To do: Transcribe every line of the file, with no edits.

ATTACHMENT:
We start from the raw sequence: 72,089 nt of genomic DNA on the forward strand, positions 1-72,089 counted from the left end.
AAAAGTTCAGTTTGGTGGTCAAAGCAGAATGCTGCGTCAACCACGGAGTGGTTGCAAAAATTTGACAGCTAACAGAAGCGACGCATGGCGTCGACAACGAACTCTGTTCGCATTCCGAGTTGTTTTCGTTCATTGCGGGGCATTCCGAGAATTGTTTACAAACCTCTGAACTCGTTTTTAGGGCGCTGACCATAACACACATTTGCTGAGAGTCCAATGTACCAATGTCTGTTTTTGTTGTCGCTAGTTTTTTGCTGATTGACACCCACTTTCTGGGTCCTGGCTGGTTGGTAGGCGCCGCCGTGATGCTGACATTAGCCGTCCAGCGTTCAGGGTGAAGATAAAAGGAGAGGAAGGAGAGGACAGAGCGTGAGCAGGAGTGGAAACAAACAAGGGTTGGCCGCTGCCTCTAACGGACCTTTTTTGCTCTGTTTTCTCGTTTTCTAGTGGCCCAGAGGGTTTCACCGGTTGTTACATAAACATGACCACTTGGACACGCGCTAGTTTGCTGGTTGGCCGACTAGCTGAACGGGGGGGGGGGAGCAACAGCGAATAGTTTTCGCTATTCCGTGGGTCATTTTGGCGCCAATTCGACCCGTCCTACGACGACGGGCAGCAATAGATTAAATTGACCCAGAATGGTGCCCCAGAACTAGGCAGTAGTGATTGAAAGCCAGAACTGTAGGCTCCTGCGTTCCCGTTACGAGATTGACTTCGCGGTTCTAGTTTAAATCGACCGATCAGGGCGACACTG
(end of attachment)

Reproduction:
We start from the raw sequence: 72,089 nt of genomic DNA on the forward strand, positions 1-72,089 counted from the left end.
AAAAGTTCAGTTTGGTGGTCAAAGCAGAATGCTGCGTCAACCACGGAGTGGTTGCAAAAATTTGACAGCTAACAGAAGCGACGCATGGCGTCGACAACGAACTCTGTTCGCATTCCGAGTTGTTTTCGTTCATTGCGGGGCATTCCGAGAATTGTTTACAAACCTCTGAACTCGTTTTTAGGGCGCTGACCATAACACACATTTGCTGAGAGTCCAATGTACCAATGTCTGTTTTTGTTGTCGCTAGTTTTTTGCTGATTGACACCCACTTTCTGGGTCCTGGCTGGTTGGTAGGCGCCGCCGTGATGCTGACATTAGCCGTCCAGCGTTCAGGGTGAAGATAAAAGGAGAGGAAGGAGAGGACAGAGCGTGAGCAGGAGTGGAAACAAACAAGGGTTGGCCGCTGCCTCTAACGGACCTTTTTTGCTCTGTTTTCTCGTTTTCTAGTGGCCCAGAGGGTTTCACCGGTTGTTACATAAACATGACCACTTGGACACGCGCTAGTTTGCTGGTTGGCCGACTAGCTGAACGGGGGGGGGGGAGCAACAGCGAATAGTTTTCGCTATTCCGTGGGTCATTTTGGCGCCAATTCGACCCGTCCTACGACGACGGGCAGCAATAGATTAAATTGACCCAGAATGGTGCCCCAGAACTAGGCAGTAGTGATTGAAAGCCAGAACTGTAGGCTCCTGCGTTCCCGTTACGAGATTGACTTCGCGGTTCTAGTTTAAATCGACCGATCAGGGCGACACTG